In this group post, we reflect on how Christian postgraduates and academics can share the good news of Jesus Christ's lordship.
Posts by Faith-in-Scholarship
Today we're promoting a special "Forming a Christian Mind" event coming up in Cambridge on 25 May, with a booking deadline this week. Meredith Thompson, from the FACM committee, explains...
"Pointing to Christ Through your Discipline" is a morning event that aims to help us establish vision for introducing Christianity by means of our academic specialisms. We will conceptualise and develop material in which the questions of our academic disciplines can point explicitly to Christianity and the hope we have in Jesus Christ.
On 15-17 March 2019, about ten invited delegations of academics, postgrads and postgraduate ministry leaders gathered in New College, Oxford for the first Catalysing Postgraduate Ministry conference organised by the Oxford Pastorate as a spin-off of the Developing a Christian Mind conference. Both conferences took place in parallel, which fuelled exchange between the groups. Some CPM-participants joined one of the DCM tracks prior to the start of the CPM programme, both groups together filled New College's dining hall on Friday for formal dinner and we met in the college chapel for Saturday morning worship.
Will Allchorn's work in political science leads him to encourage Christians to subvert the radical right by radical inclusion.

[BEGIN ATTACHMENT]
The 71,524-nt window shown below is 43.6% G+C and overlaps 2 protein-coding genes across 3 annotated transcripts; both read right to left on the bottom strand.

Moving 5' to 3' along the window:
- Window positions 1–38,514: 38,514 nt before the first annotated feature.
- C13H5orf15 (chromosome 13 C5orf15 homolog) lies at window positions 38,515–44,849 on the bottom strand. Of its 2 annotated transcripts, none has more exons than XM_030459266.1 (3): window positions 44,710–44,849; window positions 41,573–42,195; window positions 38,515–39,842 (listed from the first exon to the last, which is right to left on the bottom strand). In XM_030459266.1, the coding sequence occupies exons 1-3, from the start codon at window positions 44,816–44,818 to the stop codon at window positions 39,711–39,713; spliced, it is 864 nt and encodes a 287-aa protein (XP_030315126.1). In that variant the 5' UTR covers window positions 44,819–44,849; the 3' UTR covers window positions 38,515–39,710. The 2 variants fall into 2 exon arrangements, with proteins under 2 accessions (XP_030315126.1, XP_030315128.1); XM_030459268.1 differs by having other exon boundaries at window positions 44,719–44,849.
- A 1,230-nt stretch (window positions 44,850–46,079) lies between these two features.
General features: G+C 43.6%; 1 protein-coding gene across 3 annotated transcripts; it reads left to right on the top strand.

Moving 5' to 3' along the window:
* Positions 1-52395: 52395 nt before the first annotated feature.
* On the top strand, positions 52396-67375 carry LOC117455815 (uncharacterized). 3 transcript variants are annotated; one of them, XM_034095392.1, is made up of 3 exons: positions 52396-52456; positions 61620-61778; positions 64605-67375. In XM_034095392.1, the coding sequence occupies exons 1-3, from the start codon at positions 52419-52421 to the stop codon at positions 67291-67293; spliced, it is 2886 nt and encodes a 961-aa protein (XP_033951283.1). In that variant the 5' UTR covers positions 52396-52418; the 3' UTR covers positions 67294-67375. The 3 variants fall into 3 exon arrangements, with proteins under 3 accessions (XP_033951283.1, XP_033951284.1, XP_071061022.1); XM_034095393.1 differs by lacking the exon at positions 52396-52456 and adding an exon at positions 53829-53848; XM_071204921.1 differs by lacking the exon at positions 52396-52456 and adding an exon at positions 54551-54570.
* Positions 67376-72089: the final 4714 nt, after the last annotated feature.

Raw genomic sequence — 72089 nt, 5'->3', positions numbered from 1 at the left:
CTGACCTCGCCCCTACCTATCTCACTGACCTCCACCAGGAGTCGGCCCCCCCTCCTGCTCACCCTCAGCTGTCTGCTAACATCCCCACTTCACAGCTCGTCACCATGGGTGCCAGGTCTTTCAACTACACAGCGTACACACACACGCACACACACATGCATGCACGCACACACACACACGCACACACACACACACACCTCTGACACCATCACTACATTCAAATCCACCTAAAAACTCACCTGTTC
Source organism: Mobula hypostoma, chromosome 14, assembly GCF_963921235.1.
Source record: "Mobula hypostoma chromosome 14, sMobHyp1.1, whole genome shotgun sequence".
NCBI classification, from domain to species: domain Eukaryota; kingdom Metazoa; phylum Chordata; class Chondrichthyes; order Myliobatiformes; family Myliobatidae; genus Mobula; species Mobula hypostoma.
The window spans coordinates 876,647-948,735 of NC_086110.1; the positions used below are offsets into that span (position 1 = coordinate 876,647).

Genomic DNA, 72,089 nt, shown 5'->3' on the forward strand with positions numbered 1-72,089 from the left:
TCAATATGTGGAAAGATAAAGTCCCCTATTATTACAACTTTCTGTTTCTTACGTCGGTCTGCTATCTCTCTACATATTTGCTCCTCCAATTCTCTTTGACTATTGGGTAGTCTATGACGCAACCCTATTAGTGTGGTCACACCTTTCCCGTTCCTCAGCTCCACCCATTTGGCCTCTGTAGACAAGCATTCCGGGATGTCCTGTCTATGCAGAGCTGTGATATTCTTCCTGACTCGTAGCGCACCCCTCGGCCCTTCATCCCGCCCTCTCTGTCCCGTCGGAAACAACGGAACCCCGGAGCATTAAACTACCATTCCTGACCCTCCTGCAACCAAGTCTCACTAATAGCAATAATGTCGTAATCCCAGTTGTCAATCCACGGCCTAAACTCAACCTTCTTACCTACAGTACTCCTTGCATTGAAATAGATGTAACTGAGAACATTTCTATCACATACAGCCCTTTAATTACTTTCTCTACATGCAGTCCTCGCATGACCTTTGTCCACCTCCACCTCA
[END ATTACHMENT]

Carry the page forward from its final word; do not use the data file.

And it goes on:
It's not too late to book for this coming Saturday's Forming a Christian Mind day conference in Cambridge. The organising team explain what's special about this event, and why you should come.
This guest post by Richard Russell, with input from Arthur Jones, looks at the way scientific knowledge grows out of philosophical and ultimately religious roots.
Guest blogger Audrey Southgate reflects on lessons drawn from studying a morally problematic figure.
Some view the past as a shackle from which the present must free itself. By contrast, I grew up delighted by the stories that linked the present with the past. At church, at home, and at school, stories of admirable figures from history served as a source of inspiration. There was no question that we had much to learn from the subjects of these stories, whether Christian martyrs, great-grandparents, inventors, or other heroes. Surrounded by such stories, I came to look to authors from the past for timeless insights that would clarify my perspective in the present.
Andi Wang considers how academic modes of thinking interact with knowing through faith.
Bruce Wearne encourages students to reflect upon institutional relationships in academic life and the effect of higher education reform.
I first developed the above diagram as a part of my response to what was happening at Chisholm Institute of Technology (CIT) in Melbourne back in the 1980s. CIT was part of the “binary system” of higher education in Australia, in which the Institutes of Technology and Colleges of Advanced Education were considered a “cheaper but equal” alternative to universities.
Tom Ingleby (above, left of centre) reflects on the workshops he attended at Church Scientific in Leeds